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by Esther Hatch

Paperback
Publisher: Covenant Communications, Inc. (May 1, 2020)
Language: English
ISBN-10: 1524412317
ISBN-13: 978-1524412319

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Lady Patience Kendrick was born to a life of privilege, and with the London Season looming, she finds herself facing unprecedented pressure to adhere to the rules of society. Unfortunately, the free-spirited young woman is anything but proper. Patience’s elder brother, a former military man, bemoans his sister’s antics—but when he accuses her of incurable frivolity, it is simply more than she can bear. Determined to prove her brother wrong, Patience undertakes a drastic experiment: she will disguise herself as a maid and demonstrate her ability to work as hard as anyone.

Taken on as household staff by her brother’s former general, Patience soon learns that willingness and ability are two very different things. While her plan sounded promising in theory, the reality is that she is out of her depth—and the irresistibly charming son of the house isn’t helping matters. Patience soon finds herself embroiled in a charade far more complicated than she imagined. With both her pride and her heart at stake, she is determined to prove her brother wrong—even as her plans spiral delightfully out of control.


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I can always count on Esther Hatch to write a story where I will become completely immersed in her world. Her story-lines draw me in and I love her writing style. I also feel connected to her characters and hate when the time comes to leave them behind.

Patience just wants to feel useful and needed. She never had an opportunity to prove herself like her brother did, so she goes about trying to in a really unusual way.

Anthony has always wanted to make his father proud. Since he promised his mother he wouldn’t join the army, he has to find another way. Anthony is always stiff and serious and all about duty, but he knows how to make some legendary lists. Patience grew up living a carefree life and wants to learn responsibility. Together they will learn what is most important.

Lord Bryant stood out to me in A Proper Scandal and I loved seeing even more of his real self in this book. I can’t wait to read his story.

I have read A Proper Charade twice so far and even the second time I had a hard time putting it down. When I looked at the clock after I finished reading, it was 8am and I had read through the night and turned off my alarm while reading.

There are always scenes that stay with me long after I finish reading. I don’t think I could ever look at a duck’s “smile” the same way again, and who knew that a simple desk and lighting a fireplace could be so interesting. There were so many great moments. You won’t regret reading this book and entering into Hatch’s world.

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A Note of Change – Review

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by Esther Hatch, Nichole Van, and Annette Lyon

File Size: 3098 KB
Print Length: 261 pages
Simultaneous Device Usage: Unlimited
Publisher: Mirror Press (February 25, 2020)
Publication Date: February 25, 2020
Sold by: Amazon.com Services LLC
Language: English
ASIN: B083SS2P5Y

Can a single note change a life, start a romance, or drive two people apart?

Waiting for the Post by Esther Hatch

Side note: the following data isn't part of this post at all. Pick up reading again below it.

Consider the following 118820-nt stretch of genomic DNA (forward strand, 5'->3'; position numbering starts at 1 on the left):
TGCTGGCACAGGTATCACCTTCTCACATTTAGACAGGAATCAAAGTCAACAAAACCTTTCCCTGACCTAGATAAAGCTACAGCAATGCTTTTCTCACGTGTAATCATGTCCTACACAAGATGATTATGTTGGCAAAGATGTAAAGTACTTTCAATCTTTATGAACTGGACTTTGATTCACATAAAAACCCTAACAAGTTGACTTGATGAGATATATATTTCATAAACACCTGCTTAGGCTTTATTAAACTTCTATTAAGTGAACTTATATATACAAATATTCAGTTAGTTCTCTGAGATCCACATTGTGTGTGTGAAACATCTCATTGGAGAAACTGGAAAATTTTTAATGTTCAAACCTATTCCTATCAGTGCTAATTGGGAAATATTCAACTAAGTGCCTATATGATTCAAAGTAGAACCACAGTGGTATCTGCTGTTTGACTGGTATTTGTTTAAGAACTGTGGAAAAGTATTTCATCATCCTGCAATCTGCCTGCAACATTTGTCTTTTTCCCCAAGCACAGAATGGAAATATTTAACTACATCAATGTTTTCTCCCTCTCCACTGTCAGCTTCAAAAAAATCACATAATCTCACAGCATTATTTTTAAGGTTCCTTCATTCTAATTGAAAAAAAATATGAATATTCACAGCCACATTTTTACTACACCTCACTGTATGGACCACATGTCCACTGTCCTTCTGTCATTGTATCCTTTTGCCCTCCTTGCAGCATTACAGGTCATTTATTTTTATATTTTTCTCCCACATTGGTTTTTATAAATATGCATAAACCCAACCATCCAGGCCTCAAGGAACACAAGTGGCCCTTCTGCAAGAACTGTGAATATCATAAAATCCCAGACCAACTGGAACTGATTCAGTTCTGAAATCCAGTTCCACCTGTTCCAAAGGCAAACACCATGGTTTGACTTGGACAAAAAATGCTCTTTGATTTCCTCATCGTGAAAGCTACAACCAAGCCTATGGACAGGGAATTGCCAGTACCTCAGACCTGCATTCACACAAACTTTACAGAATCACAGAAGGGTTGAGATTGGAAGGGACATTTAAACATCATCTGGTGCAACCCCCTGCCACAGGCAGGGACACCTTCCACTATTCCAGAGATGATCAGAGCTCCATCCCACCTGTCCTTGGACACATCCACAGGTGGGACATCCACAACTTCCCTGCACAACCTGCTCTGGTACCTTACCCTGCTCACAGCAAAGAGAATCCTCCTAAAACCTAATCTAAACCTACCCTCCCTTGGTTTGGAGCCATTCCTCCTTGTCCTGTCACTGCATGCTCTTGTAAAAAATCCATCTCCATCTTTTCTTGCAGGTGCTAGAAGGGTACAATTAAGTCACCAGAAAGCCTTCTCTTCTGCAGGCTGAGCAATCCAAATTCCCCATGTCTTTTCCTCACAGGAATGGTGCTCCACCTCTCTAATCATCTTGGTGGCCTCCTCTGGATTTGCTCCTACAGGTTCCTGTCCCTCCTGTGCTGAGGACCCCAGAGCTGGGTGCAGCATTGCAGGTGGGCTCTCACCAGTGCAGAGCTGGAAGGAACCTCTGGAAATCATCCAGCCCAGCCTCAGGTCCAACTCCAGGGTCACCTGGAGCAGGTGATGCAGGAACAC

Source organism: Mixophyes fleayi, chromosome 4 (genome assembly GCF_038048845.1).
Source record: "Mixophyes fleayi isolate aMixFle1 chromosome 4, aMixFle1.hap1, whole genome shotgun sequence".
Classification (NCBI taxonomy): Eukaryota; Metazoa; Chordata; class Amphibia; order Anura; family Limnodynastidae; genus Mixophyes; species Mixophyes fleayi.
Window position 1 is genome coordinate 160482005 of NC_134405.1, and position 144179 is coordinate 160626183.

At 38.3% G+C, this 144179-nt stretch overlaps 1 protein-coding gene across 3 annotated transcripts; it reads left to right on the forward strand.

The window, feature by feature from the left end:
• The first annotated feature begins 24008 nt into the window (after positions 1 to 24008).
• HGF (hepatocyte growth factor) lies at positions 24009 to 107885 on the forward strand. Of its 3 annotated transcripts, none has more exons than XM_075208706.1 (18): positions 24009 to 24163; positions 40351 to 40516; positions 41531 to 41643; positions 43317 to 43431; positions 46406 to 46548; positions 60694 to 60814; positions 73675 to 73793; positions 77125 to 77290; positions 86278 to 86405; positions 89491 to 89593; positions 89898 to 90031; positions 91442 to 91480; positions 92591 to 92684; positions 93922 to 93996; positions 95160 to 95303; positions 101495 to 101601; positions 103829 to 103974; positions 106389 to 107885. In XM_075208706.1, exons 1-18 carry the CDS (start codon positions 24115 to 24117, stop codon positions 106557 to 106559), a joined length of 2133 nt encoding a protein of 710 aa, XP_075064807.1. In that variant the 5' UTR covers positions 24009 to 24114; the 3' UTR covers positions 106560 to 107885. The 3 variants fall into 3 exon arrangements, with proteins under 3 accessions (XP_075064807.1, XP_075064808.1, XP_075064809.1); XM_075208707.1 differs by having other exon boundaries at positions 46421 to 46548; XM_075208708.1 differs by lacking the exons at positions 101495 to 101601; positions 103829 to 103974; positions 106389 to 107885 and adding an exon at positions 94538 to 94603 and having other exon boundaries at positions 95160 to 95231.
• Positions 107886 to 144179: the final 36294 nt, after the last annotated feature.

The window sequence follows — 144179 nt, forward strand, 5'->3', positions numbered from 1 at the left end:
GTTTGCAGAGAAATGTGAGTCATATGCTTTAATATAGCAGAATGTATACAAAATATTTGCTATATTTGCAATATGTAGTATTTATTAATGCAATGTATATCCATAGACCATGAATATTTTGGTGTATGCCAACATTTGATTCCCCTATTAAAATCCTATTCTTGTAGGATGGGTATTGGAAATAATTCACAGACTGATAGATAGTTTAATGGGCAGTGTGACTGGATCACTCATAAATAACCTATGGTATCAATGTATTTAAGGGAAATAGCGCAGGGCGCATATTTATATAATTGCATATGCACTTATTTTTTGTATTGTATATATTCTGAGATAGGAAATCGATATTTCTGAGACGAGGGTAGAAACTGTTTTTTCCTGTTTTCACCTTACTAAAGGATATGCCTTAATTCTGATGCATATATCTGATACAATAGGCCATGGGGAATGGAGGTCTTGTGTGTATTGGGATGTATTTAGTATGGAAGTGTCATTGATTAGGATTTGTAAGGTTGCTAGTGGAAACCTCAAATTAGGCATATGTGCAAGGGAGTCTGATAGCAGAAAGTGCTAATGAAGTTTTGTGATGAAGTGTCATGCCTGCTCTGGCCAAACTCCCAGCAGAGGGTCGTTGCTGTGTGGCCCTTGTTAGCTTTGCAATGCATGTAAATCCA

Now that Harrison Chase has finally made his fortune as a working man, he will risk it all to save his factory workers from starvation. In the middle of his charge to reverse the Corn Laws, his housekeeper helpfully mails a letter she finds languishing amongst his things. A six-year-old love letter. With no other choice, he rushes back to his childhood home on Christine Stone’s estate. If he can’t get his hands on that letter before she does, Christine will discover what a pitiful and pretentious fool he had been. The one thing he hadn’t counted on was the mail being delayed. Now Harrison must decide which is worse—waiting with Christine as he not-so-slowly falls back in love with her, or leaving, knowing once she reads his letter he can never return.

A Ring of Gold by Nichole Van
Viola Brodure longs for something more from her life. So when that something more arrives in the form of a letter from the renowned Highland Poet, Ethan Penn-Leith, she seizes her chance. After all, Mr. Penn-Leith merits every swoon-worthy adjective Viola can muster. What woman wouldn’t want to be in her shoes? But after journeying to Scotland and meeting the poet himself, Viola faces a difficult question: What happens if you don’t want the thing you thought you did?

A Rose by Any Other Name by Annette Lyon
As an orphan whose only home has been the Foundling Hospital, Rose is tasked to work in the fine houses of Bloomsbury. She knows her duty—take care of the family upstairs and never forget her place. But her traitorous heart won’t follow the rules, and she falls in love with Oliver Withey, a man far above her station. Though she feels like she’s found a home in Oliver’s arms, his mother has other plans for her oldest son—and marrying a servant isn’t one of them. She’ll do anything to keep Rose and Oliver apart, including making a devil’s bargain that ensures they’ll never see each other again. When a mysterious old woman appears, she seems to have answers to Rose’s past. Could those long-held secrets hold the key to the future with Oliver that Rose longs for?


Waiting for the Post by Esther Hatch

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Harrison Chase was the steward’s son who left to try to make something of himself. Christine Stone was the daughter of a wealthy landowner who lived a life of luxury. Six years later a stray letter brings them back together.

“Three days—that should be enough.”